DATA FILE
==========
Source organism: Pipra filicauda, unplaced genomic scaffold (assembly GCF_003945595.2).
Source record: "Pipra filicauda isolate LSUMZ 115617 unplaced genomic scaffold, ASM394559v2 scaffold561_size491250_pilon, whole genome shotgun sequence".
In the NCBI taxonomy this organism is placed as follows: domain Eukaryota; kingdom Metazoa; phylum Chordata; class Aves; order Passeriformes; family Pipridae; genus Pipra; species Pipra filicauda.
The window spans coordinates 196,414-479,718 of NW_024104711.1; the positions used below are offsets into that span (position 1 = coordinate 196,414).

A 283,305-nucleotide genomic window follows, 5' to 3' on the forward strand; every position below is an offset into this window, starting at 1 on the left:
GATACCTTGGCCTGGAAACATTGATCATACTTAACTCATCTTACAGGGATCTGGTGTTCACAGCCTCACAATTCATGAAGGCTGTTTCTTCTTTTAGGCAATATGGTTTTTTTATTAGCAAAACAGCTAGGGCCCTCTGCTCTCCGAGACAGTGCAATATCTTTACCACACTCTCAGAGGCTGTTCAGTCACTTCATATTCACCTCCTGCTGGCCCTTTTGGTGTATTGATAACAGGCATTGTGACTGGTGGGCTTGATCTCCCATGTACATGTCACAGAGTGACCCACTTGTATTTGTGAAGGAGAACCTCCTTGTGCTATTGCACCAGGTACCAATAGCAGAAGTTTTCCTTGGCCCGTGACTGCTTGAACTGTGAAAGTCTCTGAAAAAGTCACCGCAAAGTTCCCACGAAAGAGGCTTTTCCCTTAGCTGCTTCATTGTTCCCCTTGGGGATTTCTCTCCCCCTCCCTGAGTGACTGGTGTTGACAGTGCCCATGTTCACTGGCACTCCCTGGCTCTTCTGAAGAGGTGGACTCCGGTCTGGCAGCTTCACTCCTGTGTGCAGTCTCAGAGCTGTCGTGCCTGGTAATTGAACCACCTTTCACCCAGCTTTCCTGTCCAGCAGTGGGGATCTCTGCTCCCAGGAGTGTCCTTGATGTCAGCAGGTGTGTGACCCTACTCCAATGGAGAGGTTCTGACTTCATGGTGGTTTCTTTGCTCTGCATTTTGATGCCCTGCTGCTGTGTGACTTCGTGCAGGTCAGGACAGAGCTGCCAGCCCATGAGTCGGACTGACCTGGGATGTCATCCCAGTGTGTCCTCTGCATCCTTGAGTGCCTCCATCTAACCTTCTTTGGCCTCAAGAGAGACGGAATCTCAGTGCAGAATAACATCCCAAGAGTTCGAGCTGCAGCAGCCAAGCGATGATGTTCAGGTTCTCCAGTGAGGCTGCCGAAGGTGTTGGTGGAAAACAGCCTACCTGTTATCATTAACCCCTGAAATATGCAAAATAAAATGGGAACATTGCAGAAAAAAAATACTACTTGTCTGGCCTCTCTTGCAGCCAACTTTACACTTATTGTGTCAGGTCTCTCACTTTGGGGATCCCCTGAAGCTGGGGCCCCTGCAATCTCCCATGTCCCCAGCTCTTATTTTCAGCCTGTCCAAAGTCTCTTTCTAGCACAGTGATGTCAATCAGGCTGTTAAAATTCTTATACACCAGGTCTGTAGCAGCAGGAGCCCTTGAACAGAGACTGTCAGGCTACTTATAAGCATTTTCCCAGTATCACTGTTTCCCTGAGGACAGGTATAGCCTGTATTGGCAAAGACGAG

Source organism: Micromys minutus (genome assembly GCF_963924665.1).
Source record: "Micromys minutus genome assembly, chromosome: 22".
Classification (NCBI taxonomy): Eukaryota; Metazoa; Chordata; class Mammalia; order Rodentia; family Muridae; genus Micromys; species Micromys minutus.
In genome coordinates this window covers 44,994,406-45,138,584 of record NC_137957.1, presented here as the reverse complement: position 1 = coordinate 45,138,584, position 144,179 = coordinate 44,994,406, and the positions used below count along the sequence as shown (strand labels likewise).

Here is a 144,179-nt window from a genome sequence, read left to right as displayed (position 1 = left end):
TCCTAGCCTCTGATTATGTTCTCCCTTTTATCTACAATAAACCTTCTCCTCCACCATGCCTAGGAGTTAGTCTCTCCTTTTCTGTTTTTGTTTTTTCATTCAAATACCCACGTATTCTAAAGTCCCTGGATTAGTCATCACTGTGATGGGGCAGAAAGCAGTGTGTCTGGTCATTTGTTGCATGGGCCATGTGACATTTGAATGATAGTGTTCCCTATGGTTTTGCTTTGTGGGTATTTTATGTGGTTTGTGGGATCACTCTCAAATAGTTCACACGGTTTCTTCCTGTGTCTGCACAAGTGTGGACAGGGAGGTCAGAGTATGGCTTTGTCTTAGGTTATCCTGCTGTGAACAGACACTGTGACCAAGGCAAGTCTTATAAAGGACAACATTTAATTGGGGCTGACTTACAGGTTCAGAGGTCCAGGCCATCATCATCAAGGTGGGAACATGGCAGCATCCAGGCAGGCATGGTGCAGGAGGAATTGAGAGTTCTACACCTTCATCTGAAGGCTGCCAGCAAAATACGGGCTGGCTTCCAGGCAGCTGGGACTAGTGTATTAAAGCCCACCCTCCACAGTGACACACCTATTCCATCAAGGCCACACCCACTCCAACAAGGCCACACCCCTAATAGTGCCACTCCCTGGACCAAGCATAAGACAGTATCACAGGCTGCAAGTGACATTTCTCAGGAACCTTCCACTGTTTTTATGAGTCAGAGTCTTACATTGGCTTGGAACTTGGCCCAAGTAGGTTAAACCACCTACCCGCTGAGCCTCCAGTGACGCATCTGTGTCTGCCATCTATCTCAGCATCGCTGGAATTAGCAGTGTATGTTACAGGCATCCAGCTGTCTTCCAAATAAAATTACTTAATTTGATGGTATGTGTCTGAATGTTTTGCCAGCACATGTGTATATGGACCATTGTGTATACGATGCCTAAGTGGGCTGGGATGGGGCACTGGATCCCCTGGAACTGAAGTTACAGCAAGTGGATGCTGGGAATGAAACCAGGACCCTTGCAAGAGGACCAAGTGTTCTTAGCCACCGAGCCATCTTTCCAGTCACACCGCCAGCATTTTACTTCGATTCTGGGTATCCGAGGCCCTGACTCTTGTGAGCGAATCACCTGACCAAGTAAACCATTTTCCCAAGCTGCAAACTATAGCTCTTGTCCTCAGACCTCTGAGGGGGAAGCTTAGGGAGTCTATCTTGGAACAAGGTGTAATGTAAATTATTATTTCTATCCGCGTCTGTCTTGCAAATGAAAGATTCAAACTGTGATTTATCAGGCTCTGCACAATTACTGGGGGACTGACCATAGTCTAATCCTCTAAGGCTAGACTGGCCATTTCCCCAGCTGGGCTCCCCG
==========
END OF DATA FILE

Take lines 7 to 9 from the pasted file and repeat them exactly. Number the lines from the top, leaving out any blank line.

Source organism: Micromys minutus (genome assembly GCF_963924665.1).
Source record: "Micromys minutus genome assembly, chromosome: 22".
Classification (NCBI taxonomy): Eukaryota; Metazoa; Chordata; class Mammalia; order Rodentia; family Muridae; genus Micromys; species Micromys minutus.